Justice secretary touts treatment over incarceration; ‘We have to distinguish who we are mad at and who we are actually afraid of’
Justice and Public Safety Secretary John Tilley (Photos by Melissa Patrick)
By Melissa Patrick
Kentucky Health News
State Justice and Public Safety Secretary John Tilley told foreign scholars visiting Kentucky Friday that treatment, instead of incarceration, is what is needed to help people who suffer from addiction — a stand that is still a hard sell for some in Kentucky.
“The best place to treat addiction is not a prison cell,” Tilley said. “And I still have policy makers in this state who think that is OK, when there is absolutely no evidence, no evidence that that approach enhances public safety.”
Tilley and other experts spoke to nearly 90 Fulbright scholars from 49 countries at a University of Kentucky seminar.
Tilley said prosecutors tell him they are “hard-pressed” to find someone in the system who isn’t there because of a drug-related offense, that 95 percent of their cases are related to addiction. He noted that since 1970, Kentucky’s population rose 38 percent and its prison population rose 700 percent.
“We’re beginning to realize that we can’t change that behavior with punishment,” he said. “We’re not going to punish people into sobriety.”
But some law-enforcement officials still oppose syringe exchanges that can prevent disease and accidents, and steer people into treatment, said keynote speaker Beth Macy, author of Dopesick: Dealers, Doctors and the Drug Company that Addicted America. “It all seems to collapse in that murky area between healthcare and criminal justice,” said Macy, who began covering the opioid epidemic as a newspaper reporter in her hometown of Roanoke, Virginia.
Tilley said he is working on removing drug possession as a felony offense in Kentucky, as more than 15 states have done, “but there are too many who are unwilling to take that leap.” He said at least 2,000 Kentuckians are in the prison system only for possession.
Tilley was instrumental in passing Kentucky’s 2015 anti-heroin bill, as a state representative from Hopkinsville. Among other things, the bill created a system in which Kentucky counties and cities could authorize syringe exchanges; increased penalties for high-volume traffickers; allocated money for drug treatment; and let the Department of Corrections medicate inmates with opioid-use disorders.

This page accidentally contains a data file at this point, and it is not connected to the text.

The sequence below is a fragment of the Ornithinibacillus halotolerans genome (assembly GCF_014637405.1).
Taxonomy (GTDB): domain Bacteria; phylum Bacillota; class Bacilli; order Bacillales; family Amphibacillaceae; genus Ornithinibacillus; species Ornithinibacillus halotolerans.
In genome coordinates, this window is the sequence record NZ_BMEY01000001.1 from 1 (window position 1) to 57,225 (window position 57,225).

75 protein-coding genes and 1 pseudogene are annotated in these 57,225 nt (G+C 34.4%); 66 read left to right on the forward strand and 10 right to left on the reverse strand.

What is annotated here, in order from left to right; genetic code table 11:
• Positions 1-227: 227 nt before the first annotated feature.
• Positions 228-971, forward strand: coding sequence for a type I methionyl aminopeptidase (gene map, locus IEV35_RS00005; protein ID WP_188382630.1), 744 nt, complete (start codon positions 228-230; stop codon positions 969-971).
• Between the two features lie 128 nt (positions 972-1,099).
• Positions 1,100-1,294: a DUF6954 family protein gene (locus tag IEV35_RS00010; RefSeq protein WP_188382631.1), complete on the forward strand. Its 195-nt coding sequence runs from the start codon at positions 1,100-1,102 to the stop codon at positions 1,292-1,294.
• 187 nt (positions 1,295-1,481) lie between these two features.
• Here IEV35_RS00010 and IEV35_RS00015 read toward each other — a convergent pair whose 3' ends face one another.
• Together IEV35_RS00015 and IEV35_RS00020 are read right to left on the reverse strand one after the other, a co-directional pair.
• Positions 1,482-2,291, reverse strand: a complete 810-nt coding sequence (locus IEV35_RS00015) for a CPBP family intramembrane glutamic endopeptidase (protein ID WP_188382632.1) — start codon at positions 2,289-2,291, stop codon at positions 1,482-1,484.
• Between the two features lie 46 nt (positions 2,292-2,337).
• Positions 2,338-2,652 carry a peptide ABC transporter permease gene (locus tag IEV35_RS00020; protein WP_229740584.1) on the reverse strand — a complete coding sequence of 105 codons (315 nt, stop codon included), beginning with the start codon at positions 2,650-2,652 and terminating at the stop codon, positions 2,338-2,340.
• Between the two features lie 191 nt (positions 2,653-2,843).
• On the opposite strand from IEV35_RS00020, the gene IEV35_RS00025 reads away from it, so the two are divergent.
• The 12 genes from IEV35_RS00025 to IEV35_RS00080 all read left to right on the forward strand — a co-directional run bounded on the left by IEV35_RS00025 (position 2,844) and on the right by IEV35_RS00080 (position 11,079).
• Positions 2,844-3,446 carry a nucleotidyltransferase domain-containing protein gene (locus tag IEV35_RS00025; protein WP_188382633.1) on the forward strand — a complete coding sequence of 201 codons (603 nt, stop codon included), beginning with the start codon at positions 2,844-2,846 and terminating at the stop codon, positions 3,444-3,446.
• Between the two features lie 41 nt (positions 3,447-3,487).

Tilley, a Democrat, was appointed justice secretary in December 2015 by Republican Gov. Matt Bevin. “This is a nonpartisan piece of our government,” he told the foreign visitors. “It’s about justice and results, and we can all agree on those things.”
He said Kentucky is working on many reforms to keep people with addictions out of prison, including, but not limited to: efforts to train police officers on how to recognize mental illness and addiction, and how to use crisis interventions and de-escalation techniques; using social workers in police departments to help find resources for people, instead of locking them up; efforts to help prisoners re-enter the workforce when they are released; pilot programs that offer medication-assisted therapies to inmates; and a program called the Angel Initiative in all 16 state police posts, which lets a person with an addiction to come in and be driven to the nearest treatment bed.
‘A failed model’ that varies unjustly from court to court
Tilley said the state must stop putting non-violent, low-level, non-sexual offenders in jail, and described how incarcerating worsens social problems.
He said Kentucky has the nation’s second highest female incarceration rate, which has put more children into foster care, now numbered at more than 10,000. “It’s all tied together,” he said. “We have to distinguish [between] who we are mad at and who we are actually afraid of.”